A Grip on sports
Thursday: If you wonder what is the most miserable sports city in America, the Forbes website might not pop into your head as the go-to spot. Yet, the magazine has a list.
Forbes says Seattle is America’s most miserable sports city. Ahead of Atlanta, Phoenix and Buffalo, for goodness sakes. Is there anyway Seattle is the most miserable American sports city?
Sure there is. When was the last time a Seattle sporting season actually finished with you, the typical fan, feeling upbeat?
Sure, you could answer last NFL season, because the Hawks seem to be on the rise, but wouldn’t you have felt better if they actually had, you know, defeated Atlanta?
Heck, the last time – the only time – a Seattle professional sports team actually won it all was 1979.
There is a whole generation of Washington sports fans who have grown up without a championship team to call their own. Sure, there has been some college success in Seattle since the SuperSonics blasted the Bullets, but only a certain percentage of folks in Seattle root for the local university, while everyone rallies around a pro sports team.
So it isn’t hard to see why Forbes would put Seattle atop its list. But what will knock it off the top spot? It won’t be the Sonics, at least not for a while. Or the Mariners, unless some miracle happens down the stretch. The Sounders could chip in with a championship, but I doubt this is their season and that, even if it were, it would move the needle much.
So that leaves the Hawks, who each day seem to move further from the contender. Though the offseason was filled with hope and expectation, ever since training camp began I’ve been getting these feelings of trepidation.
Maybe it’s Percy Harvin’s injury. Maybe it’s Pete Carroll’s seemingly forced smile. Or maybe, just maybe, it’s 30 years of following Seattle pro sports teams. I’ve come to expect the worst. Or, as Forbes puts it, the most miserable.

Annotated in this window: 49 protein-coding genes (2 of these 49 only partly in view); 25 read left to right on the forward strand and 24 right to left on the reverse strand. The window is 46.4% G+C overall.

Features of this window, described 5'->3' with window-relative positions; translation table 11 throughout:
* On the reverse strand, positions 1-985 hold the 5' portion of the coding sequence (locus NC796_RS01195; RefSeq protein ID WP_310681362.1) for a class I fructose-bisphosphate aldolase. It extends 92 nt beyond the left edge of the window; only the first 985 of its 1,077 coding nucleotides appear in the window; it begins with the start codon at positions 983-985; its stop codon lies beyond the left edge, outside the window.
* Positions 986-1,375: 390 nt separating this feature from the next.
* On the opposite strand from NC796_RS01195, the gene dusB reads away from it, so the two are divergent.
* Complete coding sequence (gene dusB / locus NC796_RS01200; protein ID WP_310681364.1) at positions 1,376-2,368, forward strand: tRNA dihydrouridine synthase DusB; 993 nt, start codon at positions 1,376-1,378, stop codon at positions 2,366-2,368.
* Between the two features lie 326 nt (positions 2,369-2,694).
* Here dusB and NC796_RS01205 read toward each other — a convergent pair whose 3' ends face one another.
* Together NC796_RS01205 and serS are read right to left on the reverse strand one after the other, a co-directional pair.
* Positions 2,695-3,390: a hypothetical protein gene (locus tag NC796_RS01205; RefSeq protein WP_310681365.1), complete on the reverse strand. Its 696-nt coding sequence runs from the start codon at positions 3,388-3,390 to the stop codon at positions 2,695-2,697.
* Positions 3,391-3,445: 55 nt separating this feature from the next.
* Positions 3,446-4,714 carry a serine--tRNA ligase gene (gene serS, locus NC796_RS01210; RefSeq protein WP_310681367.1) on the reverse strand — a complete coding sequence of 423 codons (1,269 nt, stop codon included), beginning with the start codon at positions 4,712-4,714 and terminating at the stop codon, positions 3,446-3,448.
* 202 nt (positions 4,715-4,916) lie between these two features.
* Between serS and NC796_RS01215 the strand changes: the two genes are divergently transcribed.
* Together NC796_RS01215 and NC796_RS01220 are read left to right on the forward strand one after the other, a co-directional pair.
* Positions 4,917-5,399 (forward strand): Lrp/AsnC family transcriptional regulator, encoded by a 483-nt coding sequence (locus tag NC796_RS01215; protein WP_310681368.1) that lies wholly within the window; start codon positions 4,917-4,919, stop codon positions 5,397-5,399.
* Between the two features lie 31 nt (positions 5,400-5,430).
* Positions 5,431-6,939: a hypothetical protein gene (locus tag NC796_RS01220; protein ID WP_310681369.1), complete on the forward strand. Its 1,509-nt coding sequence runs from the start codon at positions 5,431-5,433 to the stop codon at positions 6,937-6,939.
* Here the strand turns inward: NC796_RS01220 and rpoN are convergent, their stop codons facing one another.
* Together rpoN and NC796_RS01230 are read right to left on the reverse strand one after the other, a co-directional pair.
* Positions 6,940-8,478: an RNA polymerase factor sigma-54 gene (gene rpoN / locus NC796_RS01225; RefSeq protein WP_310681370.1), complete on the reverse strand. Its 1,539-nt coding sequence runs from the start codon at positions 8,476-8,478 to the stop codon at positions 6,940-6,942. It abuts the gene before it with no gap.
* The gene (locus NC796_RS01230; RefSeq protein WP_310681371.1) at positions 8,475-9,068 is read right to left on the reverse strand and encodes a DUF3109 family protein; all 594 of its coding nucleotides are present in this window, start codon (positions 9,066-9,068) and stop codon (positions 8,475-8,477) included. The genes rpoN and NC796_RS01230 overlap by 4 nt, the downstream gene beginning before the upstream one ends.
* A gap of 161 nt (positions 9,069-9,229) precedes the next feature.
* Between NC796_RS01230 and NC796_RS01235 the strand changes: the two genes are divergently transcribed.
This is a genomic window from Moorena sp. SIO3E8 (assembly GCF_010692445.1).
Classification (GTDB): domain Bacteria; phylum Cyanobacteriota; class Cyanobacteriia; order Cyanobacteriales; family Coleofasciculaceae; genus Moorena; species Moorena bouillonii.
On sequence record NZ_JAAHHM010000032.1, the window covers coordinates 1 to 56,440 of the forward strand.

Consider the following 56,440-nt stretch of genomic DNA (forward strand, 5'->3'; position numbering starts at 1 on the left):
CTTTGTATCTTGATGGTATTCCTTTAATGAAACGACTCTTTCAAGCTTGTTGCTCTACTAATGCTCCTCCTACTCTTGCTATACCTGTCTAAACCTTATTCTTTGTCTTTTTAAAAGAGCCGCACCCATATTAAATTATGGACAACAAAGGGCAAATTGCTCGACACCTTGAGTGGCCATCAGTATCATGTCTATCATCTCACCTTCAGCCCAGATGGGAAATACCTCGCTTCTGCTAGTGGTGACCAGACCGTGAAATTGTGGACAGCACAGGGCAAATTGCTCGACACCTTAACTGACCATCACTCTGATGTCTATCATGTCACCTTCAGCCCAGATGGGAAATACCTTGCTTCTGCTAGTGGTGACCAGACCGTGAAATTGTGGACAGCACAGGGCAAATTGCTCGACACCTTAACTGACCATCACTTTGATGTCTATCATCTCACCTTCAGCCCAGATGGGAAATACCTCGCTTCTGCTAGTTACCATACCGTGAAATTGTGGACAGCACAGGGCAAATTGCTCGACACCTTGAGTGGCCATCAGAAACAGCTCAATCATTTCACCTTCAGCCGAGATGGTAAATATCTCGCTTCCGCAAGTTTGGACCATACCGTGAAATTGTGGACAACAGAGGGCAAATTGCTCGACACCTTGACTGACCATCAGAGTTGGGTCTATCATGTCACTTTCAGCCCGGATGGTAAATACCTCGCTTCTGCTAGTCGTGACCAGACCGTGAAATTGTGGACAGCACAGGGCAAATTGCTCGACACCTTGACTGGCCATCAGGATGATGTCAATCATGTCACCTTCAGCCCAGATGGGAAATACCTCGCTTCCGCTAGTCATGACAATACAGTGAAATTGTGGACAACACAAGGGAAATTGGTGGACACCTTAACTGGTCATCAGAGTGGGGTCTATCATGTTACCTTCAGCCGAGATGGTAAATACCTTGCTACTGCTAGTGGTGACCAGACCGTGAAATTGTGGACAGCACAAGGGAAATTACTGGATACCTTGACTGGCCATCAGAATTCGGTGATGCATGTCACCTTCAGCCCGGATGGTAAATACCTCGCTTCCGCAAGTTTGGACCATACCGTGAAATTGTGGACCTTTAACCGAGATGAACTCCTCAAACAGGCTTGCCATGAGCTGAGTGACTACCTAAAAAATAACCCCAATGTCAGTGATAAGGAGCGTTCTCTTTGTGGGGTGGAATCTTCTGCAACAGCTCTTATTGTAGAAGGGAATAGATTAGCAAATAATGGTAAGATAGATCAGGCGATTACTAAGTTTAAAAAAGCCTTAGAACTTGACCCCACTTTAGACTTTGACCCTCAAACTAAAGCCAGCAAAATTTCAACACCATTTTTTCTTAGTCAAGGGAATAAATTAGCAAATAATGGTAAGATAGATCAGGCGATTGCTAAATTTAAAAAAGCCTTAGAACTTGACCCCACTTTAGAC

Friday: When interim Mariners manager Robby Thompson popped out of the Fenway Park dugout in the ninth inning Thursday night and signaled for a relief pitcher, an argument ensued.
Did he make a mistake when he pointed to the bullpen? Whatever he did there, it wasn’t as bad as what he did at the beginning of the inning.
I maintain the mistake concerning whether Thompson signaled for Oliver Perez when he wanted Yoervis Medina wasn’t the most telling of the ninth. I go back to the decision to bring in Tom Wilhelmsen in to start the inning.
Years ago I had a chance to talk with Tony LaRussa, the guy who invented the idea of a closer, a relief pitcher who finishes tight games. The conversation covered a lot of subjects but one was how a manager should use his closer. LaRussa argued, and I agreed, developing roles for guys in the bullpen is crucial to success.
The more often you put a pitcher into a spot he was used to, the more often he was going to be successful. Set-up men set up, closers close. It was as simple as that to LaRussa. Which brings us to the ninth inning last night.
The M’s led 7-2. It’s not a save situation but Thompson, still in his first dozen games as a big league manager, went with Wilhelmsen, a guy who is supposed to be the M’s closer. The thinking was he needed work, I’m sure, but he got a lot more than he or Thompson wanted.
Closers get used to pitching in pressurized situations, when all of their attention has to be focused on every pitch. When they get into games and that’s not the case, some of them lose that edge and don’t pitch nearly as well. It happened to Wilhelmsen last night.
But that wasn’t the worst of it. With Wilhelmsen stoking a fire instead of extinguishing one, the rest of the pen was thrown into roles it wasn’t used to as well. Add into the mix the mix-up concerning who was to come in and we all saw how well the inning worked out.
Should Wilhelmsen be able to get three outs with a five-run lead? Sure. So should have Perez or Medina or Charlie Furbush. The difference is, if any – or all – of those three had failed to stop the Sox, then you still would have had your closer in your pocket to, hopefully, stem the tide.
Instead the roles were reversed and Thompson was forced to mix and match to finish the game. It didn’t work.